Yesterday a Houston jury awarded the government approximately $90 million in a case originally filed by us against Allied Home Mortgage. This is only the second major lender to go to trial on a False Claims Act case since the financial crisis in 2008. The jury verdict is a major win for the government and taxpayers.
Our firm filed the original whistleblower complaint in May 2011. The case was first filed in Boston, Massachusetts but the case was later transferred to the Southern District of New York in Manhattan. In recent years, many of the major financial fraud cases have been prosecuted in New York City.
The case was originally filed on behalf of a whistleblower, Peter Belli who was a former manager for Allied. In the run up to the financial crisis, Allied Home Mortgage was one of the largest FHA lenders in the nation.
Original Whistleblower Complaint Against Allied Home Mortgage
We are proud to have filed this action. According to our original complaint, Allied operated a net branch scheme in violation of HUD rules. Since at least 2000, HUD required lenders to closely supervise their branch operations. That included a requirement that the lender be responsible for all branch expenses. By requiring lenders to have a financial stake in their branch operations, HUD hoped that the lenders would more closely monitor activities in these branches.
Our investigation revealed that the Allied Home Mortgage operated many of its branches essentially “off grid.” These branches were not registered with HUD making it difficult for regulators to inspect their operations. We also found that in many cases, it was the branch manager who shouldered the financial burden of running the branch, not Allied.
When individuals run their own branch and become personally liable for rent, payroll, utilities and other expenses, there is more of an incentive to cut corners when money becomes tight. A true employee of a lender could lose his or her job when money is tight but a branch manager personally on the hook for rent and bills could lose his home and life savings. That is precisely why HUD wants banks and mortgage companies like Allied to have skin in the game.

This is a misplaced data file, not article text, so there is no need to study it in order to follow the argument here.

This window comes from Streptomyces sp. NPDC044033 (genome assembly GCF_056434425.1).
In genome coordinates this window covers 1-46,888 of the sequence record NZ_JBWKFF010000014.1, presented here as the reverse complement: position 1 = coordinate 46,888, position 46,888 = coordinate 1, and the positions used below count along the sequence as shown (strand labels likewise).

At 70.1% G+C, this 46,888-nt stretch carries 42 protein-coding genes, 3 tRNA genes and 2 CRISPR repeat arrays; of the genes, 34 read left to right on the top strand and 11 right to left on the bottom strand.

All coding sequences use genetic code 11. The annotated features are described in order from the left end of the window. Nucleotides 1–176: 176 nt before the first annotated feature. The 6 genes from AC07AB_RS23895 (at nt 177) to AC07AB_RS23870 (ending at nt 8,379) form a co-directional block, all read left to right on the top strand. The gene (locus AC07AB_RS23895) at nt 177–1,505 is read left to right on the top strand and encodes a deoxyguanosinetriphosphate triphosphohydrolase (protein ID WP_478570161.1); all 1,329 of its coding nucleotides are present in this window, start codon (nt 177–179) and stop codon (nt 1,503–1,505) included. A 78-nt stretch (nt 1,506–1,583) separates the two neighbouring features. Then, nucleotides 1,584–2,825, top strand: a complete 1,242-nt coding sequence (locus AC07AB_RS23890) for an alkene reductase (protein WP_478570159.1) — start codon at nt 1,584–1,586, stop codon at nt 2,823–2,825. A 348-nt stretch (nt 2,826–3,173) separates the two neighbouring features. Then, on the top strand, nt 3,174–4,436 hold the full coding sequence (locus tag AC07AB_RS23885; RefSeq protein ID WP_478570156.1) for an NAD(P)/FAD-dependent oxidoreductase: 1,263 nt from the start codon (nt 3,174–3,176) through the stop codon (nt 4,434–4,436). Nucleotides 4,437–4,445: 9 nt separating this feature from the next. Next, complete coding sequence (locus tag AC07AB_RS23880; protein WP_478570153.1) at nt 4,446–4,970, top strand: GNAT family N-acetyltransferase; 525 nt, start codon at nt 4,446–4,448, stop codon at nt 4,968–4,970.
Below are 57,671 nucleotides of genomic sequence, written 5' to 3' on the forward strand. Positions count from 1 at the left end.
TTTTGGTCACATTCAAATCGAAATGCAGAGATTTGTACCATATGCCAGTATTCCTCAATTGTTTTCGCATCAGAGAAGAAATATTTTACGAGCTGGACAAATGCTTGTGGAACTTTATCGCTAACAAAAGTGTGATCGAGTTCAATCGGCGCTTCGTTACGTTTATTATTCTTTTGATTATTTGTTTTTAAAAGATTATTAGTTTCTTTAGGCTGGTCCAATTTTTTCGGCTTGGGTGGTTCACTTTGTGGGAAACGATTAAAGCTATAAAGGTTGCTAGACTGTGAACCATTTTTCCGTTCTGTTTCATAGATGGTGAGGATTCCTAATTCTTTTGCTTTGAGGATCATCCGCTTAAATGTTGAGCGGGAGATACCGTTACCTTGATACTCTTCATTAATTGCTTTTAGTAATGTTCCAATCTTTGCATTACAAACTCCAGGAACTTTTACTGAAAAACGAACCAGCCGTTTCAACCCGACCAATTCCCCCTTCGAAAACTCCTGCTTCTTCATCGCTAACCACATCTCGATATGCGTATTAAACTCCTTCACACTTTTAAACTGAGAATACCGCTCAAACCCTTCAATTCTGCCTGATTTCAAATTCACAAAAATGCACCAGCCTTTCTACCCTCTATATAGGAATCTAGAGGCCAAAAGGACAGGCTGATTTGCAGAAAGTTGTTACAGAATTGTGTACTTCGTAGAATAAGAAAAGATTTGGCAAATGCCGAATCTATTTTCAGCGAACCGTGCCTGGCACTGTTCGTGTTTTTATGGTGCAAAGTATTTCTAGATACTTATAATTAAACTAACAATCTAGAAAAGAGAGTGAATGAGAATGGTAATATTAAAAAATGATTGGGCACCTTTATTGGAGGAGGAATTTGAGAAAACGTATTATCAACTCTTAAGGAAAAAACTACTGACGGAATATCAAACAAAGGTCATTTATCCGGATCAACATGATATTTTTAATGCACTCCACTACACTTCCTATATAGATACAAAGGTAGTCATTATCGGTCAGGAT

During the run up to the 2008 financial crisis, Allied Home Mortgage wrote hundreds of thousands of residential mortgages. Like most banks and lenders today, Allied did not keep these mortgages. They made a commission when the loan was sold. To facilitate the sale of these loans, the FHA guaranteed these loans. (This is much like Fannie Mae, Freddie Mac and the VA back loans.) If the loan later defaults, the government is on the hook for any deficiency.
Without these loan guarantees, no one would buy these loans and there wouldn’t be any mortgage money available for home buyers.
Allied was caught violating the HUD branch rules in 2001 and entered a consent decree with HUD in 2003. As part of the settlement, they agreed to not violate the net branch rules. Unfortunately, they didn’t abide by their promise to clean up their act. Instead, things got worse.
Our complaint also said that Allied engaged in lax underwriting standards and encouraged branch managers to “look the other way” when loan applications weren’t up to snuff. This meant that bad loans were being written; loans that were backed by our tax dollars. In at least one branch, Allied loan officers were accepting knowingly false tax returns in order to push more loan applications through the underwriting process.
Justice Department Intervenes in Allied Case
Under the False Claims Act, the government has the right to investigate and intervene in whistleblower cases. In our Allied case, the government intervened shortly after filing and took over prosecution. Because the government believed the company’s default rate was so bad, HUD closed them down. Allied then sued the government in Houston and the government continued our prosecution against the company in New York. Ultimately, the cases were consolidated and heard in Texas.
Most lenders settle once the government signals its intent to take over the prosecution. Because HUD had shut them down, however, we believe the company thought it had little to lose and elected to go to trial. This is one of just two major lenders who post 2008 took their case to trial. In both cases, the jury sided with the government. (The other case is the United States ex rel Edward O’Donnell vs. Countrywide also known as the HSSL case. HSSL was short for Countrywide’s “streamlined” underwriting process called the High Speed Swim Lane. Both cases alleged shoddy underwriting processes).